3.4. Characterizing Cell-Type-Specific Gene Regulation Mechanisms

Figure 6 demonstrates the weights of the Multi-Attention Block in 18 cell lines. Every weight is normalized by the average weight of 18 cell-lines in order to compare the importance of markers in each cell line. The attention weight of each feature shows how the model attends to the feature to predict gene expression level. The attention weight of each epigenetic marker therefore represents the importance of the markers in gene regulation. We compared the attention weights to reveal the important regulatory mechanisms in 18 cell lines and 5 cell types: ESC, ES-deriv, Blood & T-cell, Tissue & Primary Cell, and Cancer Cell Line.


Figure 6. The weights of the Multi-Attention Block in 18 cell lines. Based on relative attention weights, the importance of histone marks was not significantly different among cell lines. Moreover, methylation and transcription factors showed quite different weights among each cell line. In case of methylation, cancer cell lines were more focused on methylation compared to other cell lines. In case of transcription factor, ESC type cell lines had higher attention weights than those of others.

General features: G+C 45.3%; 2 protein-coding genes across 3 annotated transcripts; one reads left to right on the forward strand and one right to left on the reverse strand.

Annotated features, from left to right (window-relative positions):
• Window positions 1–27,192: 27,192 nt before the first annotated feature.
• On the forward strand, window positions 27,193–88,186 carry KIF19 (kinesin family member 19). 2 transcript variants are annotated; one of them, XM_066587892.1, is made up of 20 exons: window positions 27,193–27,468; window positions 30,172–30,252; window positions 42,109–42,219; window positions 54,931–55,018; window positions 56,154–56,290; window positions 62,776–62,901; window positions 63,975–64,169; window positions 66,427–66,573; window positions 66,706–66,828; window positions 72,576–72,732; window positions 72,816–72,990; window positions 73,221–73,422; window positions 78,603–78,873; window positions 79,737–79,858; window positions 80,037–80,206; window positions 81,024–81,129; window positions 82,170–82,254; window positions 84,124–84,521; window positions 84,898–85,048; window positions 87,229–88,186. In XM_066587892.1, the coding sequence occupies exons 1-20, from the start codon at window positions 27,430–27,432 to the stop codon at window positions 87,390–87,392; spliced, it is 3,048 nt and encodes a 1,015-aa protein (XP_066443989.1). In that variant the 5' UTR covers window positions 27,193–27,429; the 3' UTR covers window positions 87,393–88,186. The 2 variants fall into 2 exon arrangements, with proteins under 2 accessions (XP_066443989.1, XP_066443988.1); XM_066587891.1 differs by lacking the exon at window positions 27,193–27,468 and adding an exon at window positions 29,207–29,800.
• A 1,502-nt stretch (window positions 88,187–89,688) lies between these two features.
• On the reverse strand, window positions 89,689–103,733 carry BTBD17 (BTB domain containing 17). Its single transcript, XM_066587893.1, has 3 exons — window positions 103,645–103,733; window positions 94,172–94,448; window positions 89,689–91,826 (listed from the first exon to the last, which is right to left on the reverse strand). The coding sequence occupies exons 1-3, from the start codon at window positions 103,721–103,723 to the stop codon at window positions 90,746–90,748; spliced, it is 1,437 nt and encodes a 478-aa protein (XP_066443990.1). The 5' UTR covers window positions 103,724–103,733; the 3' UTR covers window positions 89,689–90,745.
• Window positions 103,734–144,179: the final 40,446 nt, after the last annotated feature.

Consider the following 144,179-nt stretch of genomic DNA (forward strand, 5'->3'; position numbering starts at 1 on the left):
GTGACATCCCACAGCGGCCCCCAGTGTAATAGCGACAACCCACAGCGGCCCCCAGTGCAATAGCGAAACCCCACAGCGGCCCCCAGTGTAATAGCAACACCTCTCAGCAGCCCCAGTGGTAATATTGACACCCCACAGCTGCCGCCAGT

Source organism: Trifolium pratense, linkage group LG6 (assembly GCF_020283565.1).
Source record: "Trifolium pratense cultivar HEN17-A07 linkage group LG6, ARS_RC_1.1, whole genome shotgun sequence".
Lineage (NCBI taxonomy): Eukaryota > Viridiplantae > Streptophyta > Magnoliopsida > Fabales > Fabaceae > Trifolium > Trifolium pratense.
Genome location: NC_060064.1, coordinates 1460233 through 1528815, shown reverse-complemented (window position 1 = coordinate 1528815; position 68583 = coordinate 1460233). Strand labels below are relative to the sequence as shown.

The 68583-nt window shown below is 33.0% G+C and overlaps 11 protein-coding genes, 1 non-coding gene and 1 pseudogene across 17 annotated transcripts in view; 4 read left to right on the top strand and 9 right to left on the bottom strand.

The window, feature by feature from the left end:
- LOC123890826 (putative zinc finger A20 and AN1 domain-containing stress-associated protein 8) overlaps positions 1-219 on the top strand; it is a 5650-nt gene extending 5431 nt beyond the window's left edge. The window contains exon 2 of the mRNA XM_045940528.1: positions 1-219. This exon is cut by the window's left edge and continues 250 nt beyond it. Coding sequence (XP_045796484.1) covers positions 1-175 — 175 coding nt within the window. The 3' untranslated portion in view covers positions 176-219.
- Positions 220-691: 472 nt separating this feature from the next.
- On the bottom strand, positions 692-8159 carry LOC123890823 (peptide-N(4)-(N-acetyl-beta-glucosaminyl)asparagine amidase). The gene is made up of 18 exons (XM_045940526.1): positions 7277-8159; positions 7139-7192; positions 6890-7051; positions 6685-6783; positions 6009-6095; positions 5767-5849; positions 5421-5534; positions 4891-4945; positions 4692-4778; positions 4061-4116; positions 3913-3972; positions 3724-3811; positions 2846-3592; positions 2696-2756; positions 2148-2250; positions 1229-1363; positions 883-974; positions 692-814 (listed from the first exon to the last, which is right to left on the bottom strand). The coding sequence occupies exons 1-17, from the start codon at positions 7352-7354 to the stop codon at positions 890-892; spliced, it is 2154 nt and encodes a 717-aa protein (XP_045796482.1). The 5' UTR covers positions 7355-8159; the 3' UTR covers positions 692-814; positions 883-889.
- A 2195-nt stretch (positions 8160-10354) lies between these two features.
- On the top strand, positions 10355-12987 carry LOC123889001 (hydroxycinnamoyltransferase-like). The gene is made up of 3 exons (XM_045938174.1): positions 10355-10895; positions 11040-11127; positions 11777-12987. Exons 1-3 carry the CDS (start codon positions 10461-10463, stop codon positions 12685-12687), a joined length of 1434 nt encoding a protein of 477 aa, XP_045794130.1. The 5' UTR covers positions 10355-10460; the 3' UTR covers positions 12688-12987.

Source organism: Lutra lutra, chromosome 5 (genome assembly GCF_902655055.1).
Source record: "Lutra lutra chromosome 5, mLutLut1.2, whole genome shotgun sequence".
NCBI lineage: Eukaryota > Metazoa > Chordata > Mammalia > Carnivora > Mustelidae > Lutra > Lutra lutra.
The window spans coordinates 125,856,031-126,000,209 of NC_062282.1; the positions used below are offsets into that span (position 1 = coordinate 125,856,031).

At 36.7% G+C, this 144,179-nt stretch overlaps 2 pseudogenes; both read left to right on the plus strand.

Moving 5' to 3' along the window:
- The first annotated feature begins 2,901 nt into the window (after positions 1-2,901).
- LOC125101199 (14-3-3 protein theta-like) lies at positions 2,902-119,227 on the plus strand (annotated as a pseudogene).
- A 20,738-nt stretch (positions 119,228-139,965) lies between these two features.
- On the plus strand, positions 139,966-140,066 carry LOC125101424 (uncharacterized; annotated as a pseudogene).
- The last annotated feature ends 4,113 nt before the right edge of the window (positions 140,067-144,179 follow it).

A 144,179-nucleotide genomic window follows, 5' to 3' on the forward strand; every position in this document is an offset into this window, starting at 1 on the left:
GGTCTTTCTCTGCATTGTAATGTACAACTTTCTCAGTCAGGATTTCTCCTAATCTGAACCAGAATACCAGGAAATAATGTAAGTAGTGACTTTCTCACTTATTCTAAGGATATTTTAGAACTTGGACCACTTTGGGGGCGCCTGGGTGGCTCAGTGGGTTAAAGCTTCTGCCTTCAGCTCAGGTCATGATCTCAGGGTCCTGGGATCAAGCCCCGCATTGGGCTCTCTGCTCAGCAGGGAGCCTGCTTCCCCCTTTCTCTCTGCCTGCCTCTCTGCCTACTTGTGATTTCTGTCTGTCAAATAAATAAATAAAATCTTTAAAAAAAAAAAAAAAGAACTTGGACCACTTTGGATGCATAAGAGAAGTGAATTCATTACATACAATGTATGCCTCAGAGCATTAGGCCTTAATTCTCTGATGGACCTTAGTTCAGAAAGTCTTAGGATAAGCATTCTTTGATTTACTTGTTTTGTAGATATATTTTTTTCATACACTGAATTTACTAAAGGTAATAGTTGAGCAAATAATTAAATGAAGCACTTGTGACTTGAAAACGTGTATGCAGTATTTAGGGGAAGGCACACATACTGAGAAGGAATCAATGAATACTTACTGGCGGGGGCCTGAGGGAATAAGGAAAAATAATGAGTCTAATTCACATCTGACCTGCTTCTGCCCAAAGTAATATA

There was no big difference in the weights of histone marks between the 18 cell lines. This is because histone modification plays a key role in the activation of genes, irrespective of cell type. Only after the chromatin structure of the gene is opened, can the gene be expressed. The higher AUC of the HM model (91.05) compare to that of the TF model (73.54) or the ME model (79.54), supports the importance of histone marks.

In contrast, weights of DNA methylation or transcription factors vary among cell types. In other words, DNA methylation and transcription factors determine the cell-type-specific gene regulatory mechanism. In general, cancer cell lines showed high attention weights of DNA methylation. The result is intuitive because DNA methylation is important in the development of cancer (Wajed et al., 2001; Kulis and Esteller, 2010). The abnormal patterns of methylation can inhibit gene expression and increase the probability of mutation (Wajed et al., 2001; Kulis and Esteller, 2010). It is commonly known that the hypermethylation of CpG islands inactivates tumor suppressor genes. Moreover, global hypomethylation significantly contributes to genome instability and aberrant gene expression.